“Right, some of the rinks are predominately white, and some are predominantly Black, and in L.A. we’re working really hard to make the white rinks more integrated in 2020. Especially when there are so many prejudicial rules, many of which target Black people. In the Black community, they use a different kind of wheel because their style is sliding, so they need wheels with less traction—but Cali slide style is like a dance skate, stepping on rhythm. But the predominantly white rinks have rules against those wheels. It’s very weird, but it’s very much broadened my worldview.”

How do those different styles manifest in self-presentation? I feel like a big part of your allure is that you wear these incredible outfits that you wouldn’t necessarily think are conducive to skating:

“Lots of the roller aesthetic is that ’70s vibe, which I respect, but because I skate so much day to day, it’s more like I’m dressing in accordance with my personal style. I’m more of a ’90s girl than a ’70s babe. I didn’t really fit in, but it’s a certain level of comfort that reflects in my skating. I wanted to be able to do my sexy model walk, I feel very empowered doing that diva walk, so it’s always about feeling comfortable to be able to dance, like truly dance, in whatever I wear.

“I think the cool thing about my persona with my roller skates is that she can wear whatever she wants. Just because Ana Coto doesn’t vibe with a particular dress—maybe it’s too gaudy or much—maybe it’s perfect for Ana Octo. I feel freedom to take risks. I wore the slutty ‘Maddy’ pants from Euphoria. And it’s like, would Ana Coto wear those to a Hollywood event? Probably not. But would Anna Octo skate in them? Absolutely. And TikTok has tons of niches, there’s room for everybody on there. There’s gay TikTok and straight TikTok. Sometimes when I’m not wearing a bra, I fall on lesbian TikTok. There’s differences between us, and I think my aesthetic is more natural, but loves a costume, too. Putting a little glitter on my eyelids definitely makes me feel better.”

“Lots of the roller aesthetic is that ’70s vibe, which I respect, but because I skate so much day to day, it’s more like I’m dressing in accordance with my personal style.”

all glowed up @amandauprichard

♬ Roses - Imanbek Remix - SAINt JHN

It’s almost an extension of your acting career. Was the goal ever for the two to intersect?

“Yes, ma’am. Thank goodness I have this and I’m not relying on so many other people for me to have a job or just to feel social and connected to people. Posting on TikTok helps you to feel connected and seen and validated.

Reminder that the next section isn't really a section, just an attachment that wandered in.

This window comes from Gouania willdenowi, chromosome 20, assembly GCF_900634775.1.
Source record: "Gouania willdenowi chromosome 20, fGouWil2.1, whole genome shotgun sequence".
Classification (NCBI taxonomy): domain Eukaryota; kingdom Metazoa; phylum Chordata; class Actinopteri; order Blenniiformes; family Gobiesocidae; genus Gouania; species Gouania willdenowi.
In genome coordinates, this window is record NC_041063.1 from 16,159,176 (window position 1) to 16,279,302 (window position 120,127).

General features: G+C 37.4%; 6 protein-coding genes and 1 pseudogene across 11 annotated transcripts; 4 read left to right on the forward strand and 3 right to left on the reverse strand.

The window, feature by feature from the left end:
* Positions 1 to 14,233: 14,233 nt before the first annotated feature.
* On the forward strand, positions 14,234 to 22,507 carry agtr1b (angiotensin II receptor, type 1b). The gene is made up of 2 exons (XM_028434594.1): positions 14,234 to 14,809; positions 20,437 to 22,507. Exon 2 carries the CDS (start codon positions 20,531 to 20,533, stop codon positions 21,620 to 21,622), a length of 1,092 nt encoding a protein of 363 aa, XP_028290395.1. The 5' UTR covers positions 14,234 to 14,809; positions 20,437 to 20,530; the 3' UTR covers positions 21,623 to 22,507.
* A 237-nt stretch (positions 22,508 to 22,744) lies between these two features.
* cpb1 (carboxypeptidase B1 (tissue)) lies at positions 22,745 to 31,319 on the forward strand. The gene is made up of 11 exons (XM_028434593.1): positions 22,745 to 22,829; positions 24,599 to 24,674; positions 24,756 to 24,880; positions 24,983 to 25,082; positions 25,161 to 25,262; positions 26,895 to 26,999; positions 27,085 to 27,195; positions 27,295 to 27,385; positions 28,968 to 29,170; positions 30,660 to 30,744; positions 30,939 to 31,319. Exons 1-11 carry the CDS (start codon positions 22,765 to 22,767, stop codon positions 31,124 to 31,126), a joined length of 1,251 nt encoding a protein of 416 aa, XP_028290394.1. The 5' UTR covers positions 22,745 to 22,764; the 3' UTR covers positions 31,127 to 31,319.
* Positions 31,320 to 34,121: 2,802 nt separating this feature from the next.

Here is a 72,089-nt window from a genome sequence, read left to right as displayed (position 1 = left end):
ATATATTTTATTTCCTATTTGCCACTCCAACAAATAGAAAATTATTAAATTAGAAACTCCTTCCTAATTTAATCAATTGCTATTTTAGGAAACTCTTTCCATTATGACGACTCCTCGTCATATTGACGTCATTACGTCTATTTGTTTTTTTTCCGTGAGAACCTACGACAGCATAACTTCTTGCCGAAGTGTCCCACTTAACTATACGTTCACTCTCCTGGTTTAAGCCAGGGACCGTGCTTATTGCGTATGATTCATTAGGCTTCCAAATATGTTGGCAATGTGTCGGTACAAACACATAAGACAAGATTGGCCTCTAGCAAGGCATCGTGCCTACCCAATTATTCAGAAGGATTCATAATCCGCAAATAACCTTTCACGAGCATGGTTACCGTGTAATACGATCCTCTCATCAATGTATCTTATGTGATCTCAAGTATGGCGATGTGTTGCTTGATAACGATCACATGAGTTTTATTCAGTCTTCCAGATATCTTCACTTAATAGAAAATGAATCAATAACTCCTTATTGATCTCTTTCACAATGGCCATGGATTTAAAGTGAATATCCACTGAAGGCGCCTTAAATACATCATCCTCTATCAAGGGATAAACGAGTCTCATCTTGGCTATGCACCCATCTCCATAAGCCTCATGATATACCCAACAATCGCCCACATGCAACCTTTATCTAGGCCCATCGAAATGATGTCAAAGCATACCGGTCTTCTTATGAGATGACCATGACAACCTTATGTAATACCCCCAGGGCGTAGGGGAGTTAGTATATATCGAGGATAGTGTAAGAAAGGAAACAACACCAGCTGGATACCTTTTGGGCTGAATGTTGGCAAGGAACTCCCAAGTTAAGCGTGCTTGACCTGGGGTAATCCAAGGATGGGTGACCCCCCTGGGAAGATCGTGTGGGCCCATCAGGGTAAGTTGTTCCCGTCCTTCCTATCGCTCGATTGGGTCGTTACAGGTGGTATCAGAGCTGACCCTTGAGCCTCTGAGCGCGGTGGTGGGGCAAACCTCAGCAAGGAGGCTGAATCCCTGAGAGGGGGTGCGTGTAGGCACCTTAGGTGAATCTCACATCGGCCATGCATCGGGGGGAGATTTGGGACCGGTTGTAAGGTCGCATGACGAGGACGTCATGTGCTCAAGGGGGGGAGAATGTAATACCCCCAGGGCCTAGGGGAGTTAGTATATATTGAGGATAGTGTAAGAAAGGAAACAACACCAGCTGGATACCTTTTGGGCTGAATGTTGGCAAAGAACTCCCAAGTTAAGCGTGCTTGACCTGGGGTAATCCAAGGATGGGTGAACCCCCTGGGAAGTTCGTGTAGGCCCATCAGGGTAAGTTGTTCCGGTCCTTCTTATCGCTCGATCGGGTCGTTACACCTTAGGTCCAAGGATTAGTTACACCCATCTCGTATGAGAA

“It’s interesting because it was always more of a physical goal. Like how everyone started skating in quarantine, mostly because we weren’t walking or exercising, so everyone started to feel crazy. I think it helps to connect you with your body and your spirit, so for me, whatever I dream about doing, I envision being able to do that with my body because I feel like it will help me reach real enlightenment. I want to be able to feel as free on my skates as I dream of. So who knows what the manifestation of that looks like and if it’s related to a film or a show, but it feels like a personal feat that I want to accomplish: I want to be able to float. And the best thing is that skating is there for you whenever you want it.”

It must feel like this has changed—or saved—your life:

“Thank you for saying that. Yes, I feel like it did save my life! I gift roller skates now to everyone, that’s how I pay it forward, and then they’ll ask for me to give them a lesson. It’s such a blessing to see everyone dusting their roller skates off and connecting.”

Can you see your success as a skater translating into other areas of entertainment?

“I mean, Beatrice, there was a Times piece about skating, and it included me. I feel like of course it has to translate, and it will. I want to show the world that roller skating is very, very cinematic. Gene Kelly was on set, walked past a pair of roller skates in the window, and said, ‘This is what my dance number will include today.’ There’s just so much to talk about because it’s such a big, gorgeous community. It’s a unifying thing. So does it connect? Yes. Should more studios be thinking about this? Yes. I haven’t been in a studio picture for five years—where are they? So I’m recalibrating, and now I know I don’t need anyone else to perform. All the TikTok people must feel the same, we created our own audience.”